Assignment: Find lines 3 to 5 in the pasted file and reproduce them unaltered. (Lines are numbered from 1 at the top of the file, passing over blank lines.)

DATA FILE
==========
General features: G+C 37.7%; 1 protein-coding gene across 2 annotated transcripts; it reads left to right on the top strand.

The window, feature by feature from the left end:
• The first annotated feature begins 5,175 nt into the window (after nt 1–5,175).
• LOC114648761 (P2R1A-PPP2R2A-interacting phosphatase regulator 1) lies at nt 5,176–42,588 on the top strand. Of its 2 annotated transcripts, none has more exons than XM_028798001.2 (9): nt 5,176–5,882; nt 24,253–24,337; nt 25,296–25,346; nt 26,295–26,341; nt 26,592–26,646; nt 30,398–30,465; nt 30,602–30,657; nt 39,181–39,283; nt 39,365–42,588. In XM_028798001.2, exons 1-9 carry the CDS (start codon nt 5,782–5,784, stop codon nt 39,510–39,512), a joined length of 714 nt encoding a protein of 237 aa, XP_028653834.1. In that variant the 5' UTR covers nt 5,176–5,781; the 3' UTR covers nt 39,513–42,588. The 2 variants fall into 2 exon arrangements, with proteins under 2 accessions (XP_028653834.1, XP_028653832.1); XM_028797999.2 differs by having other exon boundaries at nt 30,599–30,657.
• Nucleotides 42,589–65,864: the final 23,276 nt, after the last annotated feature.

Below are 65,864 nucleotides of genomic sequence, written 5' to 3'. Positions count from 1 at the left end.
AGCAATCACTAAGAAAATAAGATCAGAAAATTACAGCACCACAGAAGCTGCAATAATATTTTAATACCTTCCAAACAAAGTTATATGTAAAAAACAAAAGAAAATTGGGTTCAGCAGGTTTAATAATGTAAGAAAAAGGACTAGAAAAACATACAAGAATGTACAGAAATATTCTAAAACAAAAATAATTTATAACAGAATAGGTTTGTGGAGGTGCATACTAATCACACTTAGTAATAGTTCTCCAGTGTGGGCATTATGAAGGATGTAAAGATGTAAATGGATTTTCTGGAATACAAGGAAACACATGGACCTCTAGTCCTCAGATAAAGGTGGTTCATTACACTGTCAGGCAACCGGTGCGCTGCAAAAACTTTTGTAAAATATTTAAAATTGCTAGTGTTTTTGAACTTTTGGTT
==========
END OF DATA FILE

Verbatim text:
• The first annotated feature begins 5,175 nt into the window (after nt 1–5,175).
• LOC114648761 (P2R1A-PPP2R2A-interacting phosphatase regulator 1) lies at nt 5,176–42,588 on the top strand. Of its 2 annotated transcripts, none has more exons than XM_028798001.2 (9): nt 5,176–5,882; nt 24,253–24,337; nt 25,296–25,346; nt 26,295–26,341; nt 26,592–26,646; nt 30,398–30,465; nt 30,602–30,657; nt 39,181–39,283; nt 39,365–42,588. In XM_028798001.2, exons 1-9 carry the CDS (start codon nt 5,782–5,784, stop codon nt 39,510–39,512), a joined length of 714 nt encoding a protein of 237 aa, XP_028653834.1. In that variant the 5' UTR covers nt 5,176–5,781; the 3' UTR covers nt 39,513–42,588. The 2 variants fall into 2 exon arrangements, with proteins under 2 accessions (XP_028653834.1, XP_028653832.1); XM_028797999.2 differs by having other exon boundaries at nt 30,599–30,657.
• Nucleotides 42,589–65,864: the final 23,276 nt, after the last annotated feature.